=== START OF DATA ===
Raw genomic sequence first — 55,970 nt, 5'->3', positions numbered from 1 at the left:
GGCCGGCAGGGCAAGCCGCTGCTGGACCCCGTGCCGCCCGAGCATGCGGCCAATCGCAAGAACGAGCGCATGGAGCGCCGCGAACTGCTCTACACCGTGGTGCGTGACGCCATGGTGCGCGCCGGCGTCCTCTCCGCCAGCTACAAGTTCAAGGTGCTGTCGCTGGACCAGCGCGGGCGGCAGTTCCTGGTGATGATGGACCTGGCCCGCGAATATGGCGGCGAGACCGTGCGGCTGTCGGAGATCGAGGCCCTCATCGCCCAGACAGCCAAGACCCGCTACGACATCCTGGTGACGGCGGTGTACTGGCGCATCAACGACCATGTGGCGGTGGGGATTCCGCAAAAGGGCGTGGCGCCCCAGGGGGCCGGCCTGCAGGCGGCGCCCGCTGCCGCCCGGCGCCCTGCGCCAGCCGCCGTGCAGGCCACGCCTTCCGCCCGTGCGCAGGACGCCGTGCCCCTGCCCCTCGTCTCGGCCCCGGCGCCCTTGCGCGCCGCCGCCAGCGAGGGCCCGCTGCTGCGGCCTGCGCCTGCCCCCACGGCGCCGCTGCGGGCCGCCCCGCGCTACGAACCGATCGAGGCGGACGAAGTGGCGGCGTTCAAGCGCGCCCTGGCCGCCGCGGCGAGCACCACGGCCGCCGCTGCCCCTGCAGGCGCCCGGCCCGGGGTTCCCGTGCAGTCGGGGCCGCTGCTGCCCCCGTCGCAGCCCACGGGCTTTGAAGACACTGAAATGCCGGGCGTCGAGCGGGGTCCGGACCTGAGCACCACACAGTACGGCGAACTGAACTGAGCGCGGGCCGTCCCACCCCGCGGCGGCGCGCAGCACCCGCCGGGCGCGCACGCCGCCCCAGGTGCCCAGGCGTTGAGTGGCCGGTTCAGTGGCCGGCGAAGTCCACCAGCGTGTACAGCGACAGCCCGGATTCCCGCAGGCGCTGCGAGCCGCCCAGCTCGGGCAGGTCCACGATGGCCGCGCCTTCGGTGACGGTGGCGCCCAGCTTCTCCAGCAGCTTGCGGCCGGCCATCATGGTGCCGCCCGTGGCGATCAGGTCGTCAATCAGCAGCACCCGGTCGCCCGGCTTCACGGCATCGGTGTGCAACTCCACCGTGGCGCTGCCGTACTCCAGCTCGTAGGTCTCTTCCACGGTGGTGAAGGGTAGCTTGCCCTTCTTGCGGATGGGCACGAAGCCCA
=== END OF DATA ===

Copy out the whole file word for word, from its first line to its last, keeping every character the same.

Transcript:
Raw genomic sequence first — 55,970 nt, 5'->3', positions numbered from 1 at the left:
GGCCGGCAGGGCAAGCCGCTGCTGGACCCCGTGCCGCCCGAGCATGCGGCCAATCGCAAGAACGAGCGCATGGAGCGCCGCGAACTGCTCTACACCGTGGTGCGTGACGCCATGGTGCGCGCCGGCGTCCTCTCCGCCAGCTACAAGTTCAAGGTGCTGTCGCTGGACCAGCGCGGGCGGCAGTTCCTGGTGATGATGGACCTGGCCCGCGAATATGGCGGCGAGACCGTGCGGCTGTCGGAGATCGAGGCCCTCATCGCCCAGACAGCCAAGACCCGCTACGACATCCTGGTGACGGCGGTGTACTGGCGCATCAACGACCATGTGGCGGTGGGGATTCCGCAAAAGGGCGTGGCGCCCCAGGGGGCCGGCCTGCAGGCGGCGCCCGCTGCCGCCCGGCGCCCTGCGCCAGCCGCCGTGCAGGCCACGCCTTCCGCCCGTGCGCAGGACGCCGTGCCCCTGCCCCTCGTCTCGGCCCCGGCGCCCTTGCGCGCCGCCGCCAGCGAGGGCCCGCTGCTGCGGCCTGCGCCTGCCCCCACGGCGCCGCTGCGGGCCGCCCCGCGCTACGAACCGATCGAGGCGGACGAAGTGGCGGCGTTCAAGCGCGCCCTGGCCGCCGCGGCGAGCACCACGGCCGCCGCTGCCCCTGCAGGCGCCCGGCCCGGGGTTCCCGTGCAGTCGGGGCCGCTGCTGCCCCCGTCGCAGCCCACGGGCTTTGAAGACACTGAAATGCCGGGCGTCGAGCGGGGTCCGGACCTGAGCACCACACAGTACGGCGAACTGAACTGAGCGCGGGCCGTCCCACCCCGCGGCGGCGCGCAGCACCCGCCGGGCGCGCACGCCGCCCCAGGTGCCCAGGCGTTGAGTGGCCGGTTCAGTGGCCGGCGAAGTCCACCAGCGTGTACAGCGACAGCCCGGATTCCCGCAGGCGCTGCGAGCCGCCCAGCTCGGGCAGGTCCACGATGGCCGCGCCTTCGGTGACGGTGGCGCCCAGCTTCTCCAGCAGCTTGCGGCCGGCCATCATGGTGCCGCCCGTGGCGATCAGGTCGTCAATCAGCAGCACCCGGTCGCCCGGCTTCACGGCATCGGTGTGCAACTCCACCGTGGCGCTGCCGTACTCCAGCTCGTAGGTCTCTTCCACGGTGGTGAAGGGTAGCTTGCCCTTCTTGCGGATGGGCACGAAGCCCA